6. Just Be Yourself
Anna Deveare Smith’s monologues
Anna Deveare Smith‘s one-woman shows feature monologues taken from her own interviews with real people (some famous, some not). In her most recent show, Let Me Down Easy, her characters included a rodeo bull rider, Lance Armstrong, Eve Ensler and a doctor who worked in a hospital after Hurricane Katrina. However, my favorite moments in her shows happen in between her character monologues, when she is herself once again, moving in her own body, before jumping into the next character like a spirit medium.
5. Simple Twist
The Salt Plays by Jon Tracy
In this rewrite of Homer’s Iliad, low-tech theatricality enhanced the performance and made it unforgettable. Twine wrapped around nails became the outline a ship, while cleverly hung lights moved by actors became a Cyclops and Hydra.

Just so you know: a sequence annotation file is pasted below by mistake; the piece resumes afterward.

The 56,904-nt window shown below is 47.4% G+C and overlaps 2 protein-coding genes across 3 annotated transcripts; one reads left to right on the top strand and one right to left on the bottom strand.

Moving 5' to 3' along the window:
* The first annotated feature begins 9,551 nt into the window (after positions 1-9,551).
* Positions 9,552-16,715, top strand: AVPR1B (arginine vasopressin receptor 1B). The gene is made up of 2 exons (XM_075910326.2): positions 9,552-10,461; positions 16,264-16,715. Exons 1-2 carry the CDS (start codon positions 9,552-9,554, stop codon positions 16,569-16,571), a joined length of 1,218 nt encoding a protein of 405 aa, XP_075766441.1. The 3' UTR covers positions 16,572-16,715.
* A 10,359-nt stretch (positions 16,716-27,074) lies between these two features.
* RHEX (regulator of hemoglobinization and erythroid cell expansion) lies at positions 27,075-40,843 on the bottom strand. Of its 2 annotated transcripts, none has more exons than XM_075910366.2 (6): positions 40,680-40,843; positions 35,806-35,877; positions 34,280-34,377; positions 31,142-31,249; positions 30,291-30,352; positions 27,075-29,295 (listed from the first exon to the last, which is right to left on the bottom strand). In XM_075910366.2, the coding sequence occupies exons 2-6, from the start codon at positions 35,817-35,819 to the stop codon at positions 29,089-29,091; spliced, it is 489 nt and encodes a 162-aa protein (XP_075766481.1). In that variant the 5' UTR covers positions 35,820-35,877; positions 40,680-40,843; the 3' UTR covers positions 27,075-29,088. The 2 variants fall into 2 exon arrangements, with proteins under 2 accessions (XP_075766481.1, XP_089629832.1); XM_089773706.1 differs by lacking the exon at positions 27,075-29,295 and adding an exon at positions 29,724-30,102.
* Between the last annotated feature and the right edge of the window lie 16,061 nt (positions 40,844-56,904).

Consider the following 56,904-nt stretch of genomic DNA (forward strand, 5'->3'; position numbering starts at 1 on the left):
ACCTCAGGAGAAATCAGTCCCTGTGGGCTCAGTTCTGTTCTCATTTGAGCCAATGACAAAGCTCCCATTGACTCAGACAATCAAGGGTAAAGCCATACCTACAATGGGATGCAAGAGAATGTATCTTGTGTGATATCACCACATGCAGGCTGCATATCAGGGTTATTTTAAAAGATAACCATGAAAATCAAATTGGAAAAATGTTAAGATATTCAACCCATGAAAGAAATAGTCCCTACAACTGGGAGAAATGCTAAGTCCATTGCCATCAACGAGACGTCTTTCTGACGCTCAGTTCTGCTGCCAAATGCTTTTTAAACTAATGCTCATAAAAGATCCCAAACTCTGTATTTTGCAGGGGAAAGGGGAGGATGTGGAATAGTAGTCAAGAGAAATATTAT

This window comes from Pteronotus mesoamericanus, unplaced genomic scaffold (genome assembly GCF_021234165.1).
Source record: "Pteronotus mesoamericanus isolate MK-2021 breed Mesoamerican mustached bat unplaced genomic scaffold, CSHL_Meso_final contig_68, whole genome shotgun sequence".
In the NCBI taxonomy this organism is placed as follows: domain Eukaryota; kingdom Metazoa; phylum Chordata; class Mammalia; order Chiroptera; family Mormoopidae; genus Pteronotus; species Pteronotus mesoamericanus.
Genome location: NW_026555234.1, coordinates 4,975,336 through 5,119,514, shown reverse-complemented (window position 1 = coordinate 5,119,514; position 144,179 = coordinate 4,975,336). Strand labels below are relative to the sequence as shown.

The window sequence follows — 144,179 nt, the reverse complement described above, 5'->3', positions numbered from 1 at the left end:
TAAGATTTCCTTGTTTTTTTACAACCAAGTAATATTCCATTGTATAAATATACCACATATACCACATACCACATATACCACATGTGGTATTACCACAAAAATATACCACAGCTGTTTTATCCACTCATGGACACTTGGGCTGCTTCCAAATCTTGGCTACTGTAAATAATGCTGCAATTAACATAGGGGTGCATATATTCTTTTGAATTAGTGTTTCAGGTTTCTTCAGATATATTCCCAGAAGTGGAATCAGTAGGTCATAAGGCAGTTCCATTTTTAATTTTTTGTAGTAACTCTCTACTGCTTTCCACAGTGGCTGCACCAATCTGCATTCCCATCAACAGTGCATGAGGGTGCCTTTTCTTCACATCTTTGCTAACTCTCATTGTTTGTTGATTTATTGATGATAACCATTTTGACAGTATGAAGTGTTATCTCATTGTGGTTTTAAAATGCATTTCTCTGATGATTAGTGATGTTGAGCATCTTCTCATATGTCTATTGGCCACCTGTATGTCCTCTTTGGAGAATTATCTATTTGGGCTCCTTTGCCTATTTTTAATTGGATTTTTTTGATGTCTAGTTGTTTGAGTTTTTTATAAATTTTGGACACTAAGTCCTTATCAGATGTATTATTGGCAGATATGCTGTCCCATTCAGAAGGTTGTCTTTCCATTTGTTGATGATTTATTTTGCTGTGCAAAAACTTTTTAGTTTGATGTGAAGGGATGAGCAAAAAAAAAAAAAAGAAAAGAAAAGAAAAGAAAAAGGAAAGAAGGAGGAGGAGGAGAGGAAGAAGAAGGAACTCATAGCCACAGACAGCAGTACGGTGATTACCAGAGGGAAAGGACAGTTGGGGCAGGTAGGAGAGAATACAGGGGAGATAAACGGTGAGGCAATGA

The Birds Flew In performed by Nora el Samahy
In this short play, a Middle Eastern woman laments her son’s death at his funeral, recounting a heart-wrenching story of coming to grips with losing her son. The entire monologue was disturbing, vibrant and nuanced, especially when el Samahy played with emotions like fear and irony to temper her character’s mourning.
3. Girl Gone Wild
The Wild Bride by Emma Rice
The inherent theatricality of having three women play the same character at different points in her life has been explored before, to be sure. However, in Kneehigh Theatre‘s production of The Wild Bride, this convention is used to its full potential. All three women interact during each phase of the character’s life, weaving together stages of pain, sadness, healing and eventual victory.
2. Bringing Home the Bacon